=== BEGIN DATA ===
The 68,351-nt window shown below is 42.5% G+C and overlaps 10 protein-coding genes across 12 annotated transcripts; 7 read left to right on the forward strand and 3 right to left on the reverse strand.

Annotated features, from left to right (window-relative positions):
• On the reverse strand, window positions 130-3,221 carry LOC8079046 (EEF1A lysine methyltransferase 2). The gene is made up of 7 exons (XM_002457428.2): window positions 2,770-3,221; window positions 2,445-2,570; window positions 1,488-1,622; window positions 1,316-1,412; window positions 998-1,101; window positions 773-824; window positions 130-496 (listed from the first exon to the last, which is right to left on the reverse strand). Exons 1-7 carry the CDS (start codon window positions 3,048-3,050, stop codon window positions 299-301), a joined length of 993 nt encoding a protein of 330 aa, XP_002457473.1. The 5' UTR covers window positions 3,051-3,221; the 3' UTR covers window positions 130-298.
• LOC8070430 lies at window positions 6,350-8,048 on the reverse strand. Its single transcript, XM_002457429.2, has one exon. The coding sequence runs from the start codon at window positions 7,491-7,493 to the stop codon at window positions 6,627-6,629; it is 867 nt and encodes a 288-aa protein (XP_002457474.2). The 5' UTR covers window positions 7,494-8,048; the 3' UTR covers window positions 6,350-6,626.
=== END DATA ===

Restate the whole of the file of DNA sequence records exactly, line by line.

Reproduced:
The 68,351-nt window shown below is 42.5% G+C and overlaps 10 protein-coding genes across 12 annotated transcripts; 7 read left to right on the forward strand and 3 right to left on the reverse strand.

Annotated features, from left to right (window-relative positions):
• On the reverse strand, window positions 130-3,221 carry LOC8079046 (EEF1A lysine methyltransferase 2). The gene is made up of 7 exons (XM_002457428.2): window positions 2,770-3,221; window positions 2,445-2,570; window positions 1,488-1,622; window positions 1,316-1,412; window positions 998-1,101; window positions 773-824; window positions 130-496 (listed from the first exon to the last, which is right to left on the reverse strand). Exons 1-7 carry the CDS (start codon window positions 3,048-3,050, stop codon window positions 299-301), a joined length of 993 nt encoding a protein of 330 aa, XP_002457473.1. The 5' UTR covers window positions 3,051-3,221; the 3' UTR covers window positions 130-298.
• LOC8070430 lies at window positions 6,350-8,048 on the reverse strand. Its single transcript, XM_002457429.2, has one exon. The coding sequence runs from the start codon at window positions 7,491-7,493 to the stop codon at window positions 6,627-6,629; it is 867 nt and encodes a 288-aa protein (XP_002457474.2). The 5' UTR covers window positions 7,494-8,048; the 3' UTR covers window positions 6,350-6,626.